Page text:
As mentioned in our newsletter earlier this week, Monday was a big day for the pedicab industry in New York. That night an event was held aimed towards raising morale and funds for the legal battle to protect pedicabs and pedicab freedoms. Specifically, the drivers want to be allowed to cross the city's bridges, at least when their vehicles are empty. However, that same day Judge James Plotkin said that the city regulation banning pedicabs from being on a bridge extends to a driver "pedaling, pushing or coasting" an empty vehicle.

According to the Wall Street Journal, the new ruling could force drivers to load their vehicles on to trucks to cross boroughs. Last year a pedicab crashed coming off the Williamsburg Bridge, which put the industry and its rules under a magnifying glass.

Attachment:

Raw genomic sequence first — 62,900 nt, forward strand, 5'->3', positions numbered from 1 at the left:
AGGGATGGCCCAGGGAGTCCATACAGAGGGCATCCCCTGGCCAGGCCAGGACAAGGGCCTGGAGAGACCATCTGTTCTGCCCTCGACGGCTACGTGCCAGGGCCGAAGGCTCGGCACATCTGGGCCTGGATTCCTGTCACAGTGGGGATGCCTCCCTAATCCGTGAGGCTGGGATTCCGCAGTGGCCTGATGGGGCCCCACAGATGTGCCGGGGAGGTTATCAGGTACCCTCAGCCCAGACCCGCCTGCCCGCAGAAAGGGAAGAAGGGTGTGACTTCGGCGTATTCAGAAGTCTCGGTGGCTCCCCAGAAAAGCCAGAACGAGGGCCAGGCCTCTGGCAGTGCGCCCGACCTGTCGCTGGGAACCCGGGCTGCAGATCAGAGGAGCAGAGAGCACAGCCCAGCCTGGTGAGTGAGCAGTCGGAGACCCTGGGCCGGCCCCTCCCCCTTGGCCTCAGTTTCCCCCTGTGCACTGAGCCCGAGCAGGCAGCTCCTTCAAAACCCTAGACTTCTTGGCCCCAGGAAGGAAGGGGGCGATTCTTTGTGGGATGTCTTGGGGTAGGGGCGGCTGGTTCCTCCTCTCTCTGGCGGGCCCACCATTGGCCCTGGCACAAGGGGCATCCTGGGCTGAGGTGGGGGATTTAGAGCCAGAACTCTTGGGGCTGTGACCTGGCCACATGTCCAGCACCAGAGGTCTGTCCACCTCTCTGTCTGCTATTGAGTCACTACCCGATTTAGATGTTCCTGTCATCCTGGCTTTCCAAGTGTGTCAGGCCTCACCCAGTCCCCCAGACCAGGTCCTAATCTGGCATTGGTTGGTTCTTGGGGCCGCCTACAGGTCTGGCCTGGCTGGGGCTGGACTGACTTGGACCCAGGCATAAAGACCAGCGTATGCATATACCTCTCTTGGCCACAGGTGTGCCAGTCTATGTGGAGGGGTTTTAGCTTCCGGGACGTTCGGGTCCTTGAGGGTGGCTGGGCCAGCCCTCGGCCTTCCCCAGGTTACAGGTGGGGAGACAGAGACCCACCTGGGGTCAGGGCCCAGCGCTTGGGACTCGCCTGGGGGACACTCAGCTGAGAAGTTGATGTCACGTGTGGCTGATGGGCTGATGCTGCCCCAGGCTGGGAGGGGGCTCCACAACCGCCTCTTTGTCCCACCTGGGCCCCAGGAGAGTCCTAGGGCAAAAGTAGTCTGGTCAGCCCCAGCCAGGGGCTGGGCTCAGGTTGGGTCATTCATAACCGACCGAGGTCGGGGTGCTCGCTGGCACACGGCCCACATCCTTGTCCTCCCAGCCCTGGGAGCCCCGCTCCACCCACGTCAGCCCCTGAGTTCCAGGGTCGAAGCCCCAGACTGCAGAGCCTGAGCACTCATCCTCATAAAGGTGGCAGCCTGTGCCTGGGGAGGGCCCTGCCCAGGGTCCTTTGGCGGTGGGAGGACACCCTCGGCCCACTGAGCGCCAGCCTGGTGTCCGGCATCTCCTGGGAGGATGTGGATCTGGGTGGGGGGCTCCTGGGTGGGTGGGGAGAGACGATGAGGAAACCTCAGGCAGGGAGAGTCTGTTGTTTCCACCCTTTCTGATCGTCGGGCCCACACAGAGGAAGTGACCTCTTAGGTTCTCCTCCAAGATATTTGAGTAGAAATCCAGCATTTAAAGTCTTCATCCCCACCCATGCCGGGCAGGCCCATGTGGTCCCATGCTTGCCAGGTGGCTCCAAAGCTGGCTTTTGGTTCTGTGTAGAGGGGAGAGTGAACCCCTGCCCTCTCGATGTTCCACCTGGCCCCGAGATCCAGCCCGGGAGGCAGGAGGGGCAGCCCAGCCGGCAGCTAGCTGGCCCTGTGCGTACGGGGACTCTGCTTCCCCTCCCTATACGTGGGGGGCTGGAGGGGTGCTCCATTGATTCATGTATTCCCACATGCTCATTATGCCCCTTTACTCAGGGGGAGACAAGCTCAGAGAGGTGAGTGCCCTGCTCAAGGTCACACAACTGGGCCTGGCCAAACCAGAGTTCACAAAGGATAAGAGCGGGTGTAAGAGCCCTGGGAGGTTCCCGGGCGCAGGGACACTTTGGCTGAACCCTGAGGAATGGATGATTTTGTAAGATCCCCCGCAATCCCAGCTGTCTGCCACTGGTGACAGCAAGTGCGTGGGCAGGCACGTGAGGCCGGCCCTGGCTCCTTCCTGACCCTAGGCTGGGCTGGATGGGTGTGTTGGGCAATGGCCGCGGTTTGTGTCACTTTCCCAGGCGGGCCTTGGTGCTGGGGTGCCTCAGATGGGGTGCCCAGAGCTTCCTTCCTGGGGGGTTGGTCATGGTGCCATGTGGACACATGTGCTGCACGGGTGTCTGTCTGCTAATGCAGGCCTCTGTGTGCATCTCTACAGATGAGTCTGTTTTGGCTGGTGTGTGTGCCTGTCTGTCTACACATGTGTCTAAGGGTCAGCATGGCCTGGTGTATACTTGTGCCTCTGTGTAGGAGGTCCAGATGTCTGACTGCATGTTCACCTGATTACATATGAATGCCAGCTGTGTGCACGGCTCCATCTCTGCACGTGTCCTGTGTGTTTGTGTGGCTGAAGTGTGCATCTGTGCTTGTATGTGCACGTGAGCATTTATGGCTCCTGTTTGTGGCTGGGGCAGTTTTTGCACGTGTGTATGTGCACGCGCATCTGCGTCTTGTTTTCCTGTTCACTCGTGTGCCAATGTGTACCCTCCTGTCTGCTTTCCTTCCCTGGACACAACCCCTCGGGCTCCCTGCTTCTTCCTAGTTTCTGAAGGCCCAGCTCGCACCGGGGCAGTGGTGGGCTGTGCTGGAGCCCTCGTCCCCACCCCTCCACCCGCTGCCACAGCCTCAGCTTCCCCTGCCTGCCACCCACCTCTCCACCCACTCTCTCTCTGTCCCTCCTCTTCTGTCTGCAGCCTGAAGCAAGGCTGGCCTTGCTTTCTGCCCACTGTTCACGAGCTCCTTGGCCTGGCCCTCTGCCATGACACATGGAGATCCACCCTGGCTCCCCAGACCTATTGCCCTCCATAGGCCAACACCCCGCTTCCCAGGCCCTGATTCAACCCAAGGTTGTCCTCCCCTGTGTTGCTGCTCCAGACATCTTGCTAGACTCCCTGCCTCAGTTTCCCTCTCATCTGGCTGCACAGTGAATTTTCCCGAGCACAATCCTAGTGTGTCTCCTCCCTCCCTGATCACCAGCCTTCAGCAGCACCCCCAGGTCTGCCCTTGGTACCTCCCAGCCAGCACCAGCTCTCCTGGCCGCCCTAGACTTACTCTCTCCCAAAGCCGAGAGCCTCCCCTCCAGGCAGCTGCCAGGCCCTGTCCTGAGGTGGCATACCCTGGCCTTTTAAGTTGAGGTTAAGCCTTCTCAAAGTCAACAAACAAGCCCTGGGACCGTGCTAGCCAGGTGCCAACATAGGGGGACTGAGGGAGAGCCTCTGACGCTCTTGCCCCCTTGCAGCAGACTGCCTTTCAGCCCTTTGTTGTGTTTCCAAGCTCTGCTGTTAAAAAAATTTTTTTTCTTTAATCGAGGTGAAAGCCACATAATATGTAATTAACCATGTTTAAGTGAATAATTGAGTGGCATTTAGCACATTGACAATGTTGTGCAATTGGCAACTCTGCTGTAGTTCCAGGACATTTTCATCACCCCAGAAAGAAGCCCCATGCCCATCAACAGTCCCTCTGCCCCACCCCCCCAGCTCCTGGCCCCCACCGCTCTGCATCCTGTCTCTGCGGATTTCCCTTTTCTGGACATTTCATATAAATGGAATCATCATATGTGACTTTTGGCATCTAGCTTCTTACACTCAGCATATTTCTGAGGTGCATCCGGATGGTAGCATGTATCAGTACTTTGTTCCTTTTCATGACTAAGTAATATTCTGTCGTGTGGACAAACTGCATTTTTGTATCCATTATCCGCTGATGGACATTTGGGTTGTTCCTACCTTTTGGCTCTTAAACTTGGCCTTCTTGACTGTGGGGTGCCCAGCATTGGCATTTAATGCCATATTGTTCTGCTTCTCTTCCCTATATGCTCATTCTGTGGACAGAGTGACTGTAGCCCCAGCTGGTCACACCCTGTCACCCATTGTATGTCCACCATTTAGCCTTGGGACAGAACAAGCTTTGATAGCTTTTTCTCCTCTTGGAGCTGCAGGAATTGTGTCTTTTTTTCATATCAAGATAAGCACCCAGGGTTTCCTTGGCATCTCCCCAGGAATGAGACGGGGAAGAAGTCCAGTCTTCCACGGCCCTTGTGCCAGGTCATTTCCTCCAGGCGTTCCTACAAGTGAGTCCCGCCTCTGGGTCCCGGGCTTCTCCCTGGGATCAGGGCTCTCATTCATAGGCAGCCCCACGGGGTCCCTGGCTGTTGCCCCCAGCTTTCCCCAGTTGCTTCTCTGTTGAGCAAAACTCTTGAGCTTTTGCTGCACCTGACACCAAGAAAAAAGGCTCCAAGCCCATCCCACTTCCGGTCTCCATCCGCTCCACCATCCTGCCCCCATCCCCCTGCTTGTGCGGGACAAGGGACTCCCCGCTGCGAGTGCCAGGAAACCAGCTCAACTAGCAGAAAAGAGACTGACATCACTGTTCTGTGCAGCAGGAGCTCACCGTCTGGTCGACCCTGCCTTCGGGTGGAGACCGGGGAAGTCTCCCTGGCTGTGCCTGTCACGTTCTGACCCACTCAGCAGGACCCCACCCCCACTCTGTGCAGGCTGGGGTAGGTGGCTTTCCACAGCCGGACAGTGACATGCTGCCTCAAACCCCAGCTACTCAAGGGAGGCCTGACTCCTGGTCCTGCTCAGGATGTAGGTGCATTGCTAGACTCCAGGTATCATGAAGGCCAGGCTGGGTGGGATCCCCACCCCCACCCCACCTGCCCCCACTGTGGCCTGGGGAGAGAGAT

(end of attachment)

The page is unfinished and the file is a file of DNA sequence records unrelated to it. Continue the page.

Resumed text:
The WSJ states that the latest look at regulations on the industry (whose laws were previously non-existent) is part of Bloomberg's process of determining who has the right to access the city's streets and sidewalks. The Manhattan Rickshaw Company wants to appeal the regulation that keeps them off the bridges, noting that getting their vehicles to events (like weddings in Prospect Park) would be made too difficult.